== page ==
Fascinating! So as the dimension increases these pyramids become shallower and shallower, so they could potentially augment a *lot* of CRFs and still remain convex. This does require the augment to fit on a rectified (n-1)-simplex facet, though. How many polytopes would have such cells? The n-cube truncates would, and the number of those increases exponentially with dimension. Which leads to the question: at what dimension does the rectified n-simplex pyramid become shallow enough that it can augment a birectified (n+1)-cube and still remain convex? That would be an interesting question to answer.

You were thinking of augmenting existing CRFs, which requires the sum of angles around a ridge to be less than 180°.
I was thinking of constructing completely new CRFs, which requires the sum of angles around a peak to be less than 360°.
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Re: higher-dimensional CRFs

Just to state that I recently got the idea for a full series of 7D scaliform CRFs, the "(N,M)-duoantifastegiaprismatic alterprisms":

Consider first the 4D (N,M)-duoprism xNo xMo, which clearly can occur, while keeping the symmetry, within 3 further orientations: xNo oMx, oNx xMo, and oNx oMx. Now place these 4 in a further 3D position space (orthogonally to that 4D structure space) within the vertex positions of a simplex. The respective pairwise distance clearly has to be taken such that it remains CRF, esp. all lacing edges still are unity too. To that end the distance between xNo xMo and xNo oMx clearly ought be the height of an M-antiprism, while the distance between xNo xMo and oNx xMo will be that of an N-antiprism. These four pairwise distances line out a skew tetragon similar to the zig-zag of an antiprism (which is slightly chiral if N and M would be different). The 2 bases of that digonal "antiprism" of position space then would be the lacing prism between xNo xMo and its bidual oNx oMx, i.e. the 5D (N,M)-duoantifastegium.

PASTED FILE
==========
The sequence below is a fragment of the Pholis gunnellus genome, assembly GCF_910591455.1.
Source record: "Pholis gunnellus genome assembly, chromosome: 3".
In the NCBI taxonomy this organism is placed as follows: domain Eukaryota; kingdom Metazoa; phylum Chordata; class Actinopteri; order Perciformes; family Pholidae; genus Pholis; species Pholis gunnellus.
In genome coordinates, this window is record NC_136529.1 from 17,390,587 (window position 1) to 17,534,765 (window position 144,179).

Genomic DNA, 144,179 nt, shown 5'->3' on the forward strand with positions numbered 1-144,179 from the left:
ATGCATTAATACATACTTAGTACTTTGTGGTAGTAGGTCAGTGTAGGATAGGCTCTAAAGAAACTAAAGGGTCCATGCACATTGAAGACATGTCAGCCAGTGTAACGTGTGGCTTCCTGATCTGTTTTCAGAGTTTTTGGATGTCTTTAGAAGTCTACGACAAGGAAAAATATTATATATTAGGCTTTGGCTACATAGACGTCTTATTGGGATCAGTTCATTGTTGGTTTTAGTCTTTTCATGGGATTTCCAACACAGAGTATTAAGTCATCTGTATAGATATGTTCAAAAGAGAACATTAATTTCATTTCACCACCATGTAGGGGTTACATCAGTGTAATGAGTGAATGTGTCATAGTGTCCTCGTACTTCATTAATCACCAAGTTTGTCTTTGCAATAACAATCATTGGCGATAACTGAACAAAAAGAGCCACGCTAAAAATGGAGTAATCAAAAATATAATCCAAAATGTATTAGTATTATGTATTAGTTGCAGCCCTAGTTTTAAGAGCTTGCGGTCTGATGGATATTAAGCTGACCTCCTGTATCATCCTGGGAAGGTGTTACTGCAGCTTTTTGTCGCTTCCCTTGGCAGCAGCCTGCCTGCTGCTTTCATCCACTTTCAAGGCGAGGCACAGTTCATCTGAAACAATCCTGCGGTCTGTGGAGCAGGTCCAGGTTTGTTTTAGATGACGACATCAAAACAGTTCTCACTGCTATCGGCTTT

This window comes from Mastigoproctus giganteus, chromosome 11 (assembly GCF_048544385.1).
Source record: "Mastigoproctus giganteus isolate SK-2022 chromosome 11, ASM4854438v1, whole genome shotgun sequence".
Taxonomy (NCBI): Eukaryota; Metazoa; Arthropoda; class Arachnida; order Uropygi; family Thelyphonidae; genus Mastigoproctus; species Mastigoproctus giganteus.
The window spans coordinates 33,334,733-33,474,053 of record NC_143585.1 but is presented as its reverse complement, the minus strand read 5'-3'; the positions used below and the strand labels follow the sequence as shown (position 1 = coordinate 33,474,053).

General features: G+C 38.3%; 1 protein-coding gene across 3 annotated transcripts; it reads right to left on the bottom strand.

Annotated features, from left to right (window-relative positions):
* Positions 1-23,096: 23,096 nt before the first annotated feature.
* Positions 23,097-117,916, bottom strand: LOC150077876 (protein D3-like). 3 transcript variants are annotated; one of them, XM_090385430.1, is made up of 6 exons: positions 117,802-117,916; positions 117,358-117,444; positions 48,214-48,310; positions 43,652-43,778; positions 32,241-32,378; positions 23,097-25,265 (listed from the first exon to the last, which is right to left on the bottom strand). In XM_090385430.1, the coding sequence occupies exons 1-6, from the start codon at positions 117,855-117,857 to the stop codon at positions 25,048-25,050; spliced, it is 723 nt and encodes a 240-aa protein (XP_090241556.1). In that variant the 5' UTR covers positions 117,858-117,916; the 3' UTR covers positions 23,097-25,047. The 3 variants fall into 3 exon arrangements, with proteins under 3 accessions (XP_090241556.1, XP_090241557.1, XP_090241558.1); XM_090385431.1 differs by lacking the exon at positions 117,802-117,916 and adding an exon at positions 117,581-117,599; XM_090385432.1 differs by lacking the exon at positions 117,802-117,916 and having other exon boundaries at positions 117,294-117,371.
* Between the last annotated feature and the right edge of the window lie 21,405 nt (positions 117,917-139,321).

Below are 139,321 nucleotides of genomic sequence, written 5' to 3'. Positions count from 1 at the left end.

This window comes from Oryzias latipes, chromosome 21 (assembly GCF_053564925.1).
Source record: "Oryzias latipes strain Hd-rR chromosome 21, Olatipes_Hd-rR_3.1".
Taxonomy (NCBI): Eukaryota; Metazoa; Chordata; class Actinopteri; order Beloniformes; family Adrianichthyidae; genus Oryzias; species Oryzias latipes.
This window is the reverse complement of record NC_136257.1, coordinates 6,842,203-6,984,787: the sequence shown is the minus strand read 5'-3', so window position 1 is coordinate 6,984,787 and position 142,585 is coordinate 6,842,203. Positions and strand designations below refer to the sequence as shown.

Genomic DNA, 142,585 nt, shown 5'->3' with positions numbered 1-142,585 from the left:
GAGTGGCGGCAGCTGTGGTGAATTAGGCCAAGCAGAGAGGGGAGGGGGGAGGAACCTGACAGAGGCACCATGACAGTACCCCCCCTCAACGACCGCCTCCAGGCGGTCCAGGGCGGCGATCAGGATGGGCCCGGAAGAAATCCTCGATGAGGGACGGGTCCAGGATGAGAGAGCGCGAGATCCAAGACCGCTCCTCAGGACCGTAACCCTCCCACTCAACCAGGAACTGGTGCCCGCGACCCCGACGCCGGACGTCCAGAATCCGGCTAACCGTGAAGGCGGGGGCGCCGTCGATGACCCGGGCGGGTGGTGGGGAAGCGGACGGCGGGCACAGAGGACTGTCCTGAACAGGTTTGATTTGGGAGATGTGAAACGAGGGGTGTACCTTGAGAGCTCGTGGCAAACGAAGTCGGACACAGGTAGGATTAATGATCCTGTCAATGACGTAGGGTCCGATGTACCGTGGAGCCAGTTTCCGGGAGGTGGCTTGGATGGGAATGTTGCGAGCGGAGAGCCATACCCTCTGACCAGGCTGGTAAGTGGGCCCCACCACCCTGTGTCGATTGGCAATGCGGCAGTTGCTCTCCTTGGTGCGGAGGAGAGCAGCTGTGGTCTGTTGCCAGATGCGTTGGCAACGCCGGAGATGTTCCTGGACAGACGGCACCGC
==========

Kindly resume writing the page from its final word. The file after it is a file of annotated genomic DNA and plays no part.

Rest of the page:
Because the lacing skew tetragon of position space generally has different side lengths whenever N and M is not the same, it happens that the 2 digonal bases (i.e. those 2 duoantifastegia) would not be exactly orthogonal aligned ahead of each other. This is what made me to put "antiprism" into quotes above, respectively to use "alterprism" within its general name instead.

For sure, as such it is just an ordinary member of the set of general lace simplices, in fact a lace simplex with 3D position space. But on the other hand it somehow is rather special as all 4 "vertices" (of position space) are occupied by essentially the same polytope, but then again all 4 of them are oriented differently! This as well then is a further reason for being named as an "alterprism". (Or here rather "altersimplex" if you'd like.)

Four of its facets are clearly obvious: those would be the four faces of position space, i.e. the trigonics from e.g. xNo xMo, xNo oMx, and oNx oMx. Surely those are no longer scaliform themselves. Additionally those "(N,M)-duoantifastegiaprismatic alterprisms" would have 2M lace simplices consisting of xNo o, oNx o, xNo x, and oNx x, plus further 2N similar ones using the M-symmetry instead.

As it turns out this series exists for any combination of N>2 and M>2 and never becomes somehow degenerate. In fact the side lengths of that lacing simplex of position space not only remain strictly positive always, the lacing skew tetragon in addition will never become flat either. As long as N and M are chosen integral, the whole resulting polyexon will clearly be convex, in fact by means of construction even a CRF. And because the structures situated at the "vertices" of the position space simplex are oriented orthogonal to that position space and further all 4 have the same shape each, just oriented differently (but in a symmetrically indistinguishable way), the whole thingy becomes scaliform. Finally, none of the facet types, mentioned above, themselves would qualify as scaliform. Therefore those such constructed polyexa cannot be uniform for any N and M, hence they are purely scaliform.

--- rk